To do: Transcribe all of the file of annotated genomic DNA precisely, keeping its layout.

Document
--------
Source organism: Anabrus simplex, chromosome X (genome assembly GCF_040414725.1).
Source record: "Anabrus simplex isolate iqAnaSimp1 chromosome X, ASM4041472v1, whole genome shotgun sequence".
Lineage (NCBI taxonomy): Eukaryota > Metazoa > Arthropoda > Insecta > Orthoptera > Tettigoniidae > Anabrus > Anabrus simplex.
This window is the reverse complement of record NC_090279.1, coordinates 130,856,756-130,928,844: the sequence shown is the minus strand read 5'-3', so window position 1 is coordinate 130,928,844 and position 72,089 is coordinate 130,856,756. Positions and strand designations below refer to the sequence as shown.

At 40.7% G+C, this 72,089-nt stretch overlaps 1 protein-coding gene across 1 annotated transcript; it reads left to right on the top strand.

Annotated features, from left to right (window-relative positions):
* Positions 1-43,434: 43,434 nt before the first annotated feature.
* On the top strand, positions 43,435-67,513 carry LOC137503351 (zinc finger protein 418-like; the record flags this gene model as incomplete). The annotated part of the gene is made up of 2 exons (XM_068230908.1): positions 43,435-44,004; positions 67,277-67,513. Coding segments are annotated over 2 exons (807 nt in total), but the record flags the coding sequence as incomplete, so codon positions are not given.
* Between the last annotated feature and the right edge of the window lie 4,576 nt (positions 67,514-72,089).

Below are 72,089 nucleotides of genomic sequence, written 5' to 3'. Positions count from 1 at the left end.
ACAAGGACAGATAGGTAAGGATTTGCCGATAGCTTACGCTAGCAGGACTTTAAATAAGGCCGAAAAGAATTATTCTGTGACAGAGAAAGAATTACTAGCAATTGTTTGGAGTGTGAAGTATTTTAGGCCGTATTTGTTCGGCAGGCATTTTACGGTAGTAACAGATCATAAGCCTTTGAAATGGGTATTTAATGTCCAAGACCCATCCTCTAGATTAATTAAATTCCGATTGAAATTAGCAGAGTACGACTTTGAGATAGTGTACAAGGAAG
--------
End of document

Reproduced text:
Source organism: Anabrus simplex, chromosome X (genome assembly GCF_040414725.1).
Source record: "Anabrus simplex isolate iqAnaSimp1 chromosome X, ASM4041472v1, whole genome shotgun sequence".
Lineage (NCBI taxonomy): Eukaryota > Metazoa > Arthropoda > Insecta > Orthoptera > Tettigoniidae > Anabrus > Anabrus simplex.
This window is the reverse complement of record NC_090279.1, coordinates 130,856,756-130,928,844: the sequence shown is the minus strand read 5'-3', so window position 1 is coordinate 130,928,844 and position 72,089 is coordinate 130,856,756. Positions and strand designations below refer to the sequence as shown.

At 40.7% G+C, this 72,089-nt stretch overlaps 1 protein-coding gene across 1 annotated transcript; it reads left to right on the top strand.

Annotated features, from left to right (window-relative positions):
* Positions 1-43,434: 43,434 nt before the first annotated feature.
* On the top strand, positions 43,435-67,513 carry LOC137503351 (zinc finger protein 418-like; the record flags this gene model as incomplete). The annotated part of the gene is made up of 2 exons (XM_068230908.1): positions 43,435-44,004; positions 67,277-67,513. Coding segments are annotated over 2 exons (807 nt in total), but the record flags the coding sequence as incomplete, so codon positions are not given.
* Between the last annotated feature and the right edge of the window lie 4,576 nt (positions 67,514-72,089).

Below are 72,089 nucleotides of genomic sequence, written 5' to 3'. Positions count from 1 at the left end.
ACAAGGACAGATAGGTAAGGATTTGCCGATAGCTTACGCTAGCAGGACTTTAAATAAGGCCGAAAAGAATTATTCTGTGACAGAGAAAGAATTACTAGCAATTGTTTGGAGTGTGAAGTATTTTAGGCCGTATTTGTTCGGCAGGCATTTTACGGTAGTAACAGATCATAAGCCTTTGAAATGGGTATTTAATGTCCAAGACCCATCCTCTAGATTAATTAAATTCCGATTGAAATTAGCAGAGTACGACTTTGAGATAGTGTACAAGGAAG